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Panda Bear: “It's easier if everything is binary...but the truth is not”

Watch an interview with the Animal Collective co-founder and relive his set in the Opera House Studio. 

Sydney Opera House

When Panda Bear releases a new album he cracks open a new sonic world—the late afternoon summer collage of 2007’s Person Pitch, the surfer jams on Tomboy, to the liquid Buoys released this year. As co-founder and main writer of experimental trio Animal Collective, he created the voice and the sonic palette of their seminal albums, including Merriweather Post Pavilion. As a soloist, Noah Lennox has been releasing his own experiments since 1999, with each album its own exploration of the limits of sound with a refreshing curiosity.

Ben Marshall, the Sydney Opera House’s Head of Contemporary Music, talked to Lennox before the show about the opposing forces in his music: confusion against rhythm, seduction against challenge, and on DJing and performance.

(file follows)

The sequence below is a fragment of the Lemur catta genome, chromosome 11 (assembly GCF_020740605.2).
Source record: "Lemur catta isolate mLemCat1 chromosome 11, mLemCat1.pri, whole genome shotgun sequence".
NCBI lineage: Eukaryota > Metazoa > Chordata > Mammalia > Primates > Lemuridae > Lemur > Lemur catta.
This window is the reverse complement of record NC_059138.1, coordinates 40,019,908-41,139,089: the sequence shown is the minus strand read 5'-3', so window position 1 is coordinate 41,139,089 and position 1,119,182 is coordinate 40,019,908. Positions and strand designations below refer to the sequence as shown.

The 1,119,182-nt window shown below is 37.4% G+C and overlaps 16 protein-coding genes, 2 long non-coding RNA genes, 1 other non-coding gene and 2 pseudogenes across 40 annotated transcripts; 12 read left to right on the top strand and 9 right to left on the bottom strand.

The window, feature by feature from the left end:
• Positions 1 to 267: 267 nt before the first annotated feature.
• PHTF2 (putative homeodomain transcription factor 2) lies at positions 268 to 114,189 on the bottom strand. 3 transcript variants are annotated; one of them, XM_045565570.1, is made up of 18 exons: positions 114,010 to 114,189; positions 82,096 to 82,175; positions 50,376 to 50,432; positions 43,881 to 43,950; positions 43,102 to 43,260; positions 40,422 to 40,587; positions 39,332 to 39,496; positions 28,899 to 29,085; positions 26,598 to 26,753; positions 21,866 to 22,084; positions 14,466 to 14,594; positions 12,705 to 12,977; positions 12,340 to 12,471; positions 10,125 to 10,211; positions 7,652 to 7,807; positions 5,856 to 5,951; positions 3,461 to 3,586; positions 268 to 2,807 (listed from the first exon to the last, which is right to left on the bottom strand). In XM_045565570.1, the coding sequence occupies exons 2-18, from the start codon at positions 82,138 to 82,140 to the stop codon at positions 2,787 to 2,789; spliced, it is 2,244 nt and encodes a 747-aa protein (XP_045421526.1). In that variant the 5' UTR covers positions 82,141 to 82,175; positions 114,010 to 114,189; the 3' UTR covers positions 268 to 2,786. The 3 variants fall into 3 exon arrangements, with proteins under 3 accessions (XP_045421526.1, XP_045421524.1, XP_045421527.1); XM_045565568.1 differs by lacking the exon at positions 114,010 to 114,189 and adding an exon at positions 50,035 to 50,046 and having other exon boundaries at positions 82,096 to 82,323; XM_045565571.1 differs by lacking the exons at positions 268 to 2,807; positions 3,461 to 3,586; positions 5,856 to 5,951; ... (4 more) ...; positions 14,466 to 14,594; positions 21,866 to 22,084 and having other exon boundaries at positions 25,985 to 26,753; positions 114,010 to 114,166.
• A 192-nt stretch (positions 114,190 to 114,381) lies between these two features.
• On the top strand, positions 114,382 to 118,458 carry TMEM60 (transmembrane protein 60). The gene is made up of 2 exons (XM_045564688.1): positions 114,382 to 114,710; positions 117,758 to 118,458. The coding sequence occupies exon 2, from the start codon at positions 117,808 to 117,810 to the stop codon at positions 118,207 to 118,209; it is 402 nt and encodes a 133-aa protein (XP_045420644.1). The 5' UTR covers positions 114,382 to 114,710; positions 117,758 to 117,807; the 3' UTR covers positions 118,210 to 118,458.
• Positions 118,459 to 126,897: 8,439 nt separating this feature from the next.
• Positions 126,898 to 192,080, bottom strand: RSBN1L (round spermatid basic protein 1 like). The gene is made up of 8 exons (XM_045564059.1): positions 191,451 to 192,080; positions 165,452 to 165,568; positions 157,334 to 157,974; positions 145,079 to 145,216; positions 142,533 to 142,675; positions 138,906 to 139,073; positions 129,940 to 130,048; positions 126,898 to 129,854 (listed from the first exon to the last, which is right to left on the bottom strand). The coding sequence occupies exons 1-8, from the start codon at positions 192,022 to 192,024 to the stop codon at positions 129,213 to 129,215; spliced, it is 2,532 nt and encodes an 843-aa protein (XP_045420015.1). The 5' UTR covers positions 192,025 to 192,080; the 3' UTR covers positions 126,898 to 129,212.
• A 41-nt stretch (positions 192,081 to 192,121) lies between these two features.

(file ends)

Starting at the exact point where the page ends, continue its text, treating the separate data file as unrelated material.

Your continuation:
Panda Bear Buoys is out now via EMI Music Australia.

▷ Watch Panda Bear's chat with Ben Marshall
▷ Watch Panda Bear live in the Studio

“I don't feel like my way is to be really explicitly preachy about it, I'd rather fool you into feeling something, or seduce you.”

“I like when there's some kind of confusion to it. I know it asks something of the listener a lot of the time, which can make it tough.”

“I know it's easier if everything is binary and it's all black and white, but I think the truth is not. I feel good if my work somehow reflects that.”

“[DJing] equates everybody, brings everybody to the same place...I don't really dig the pedestal of performance.”

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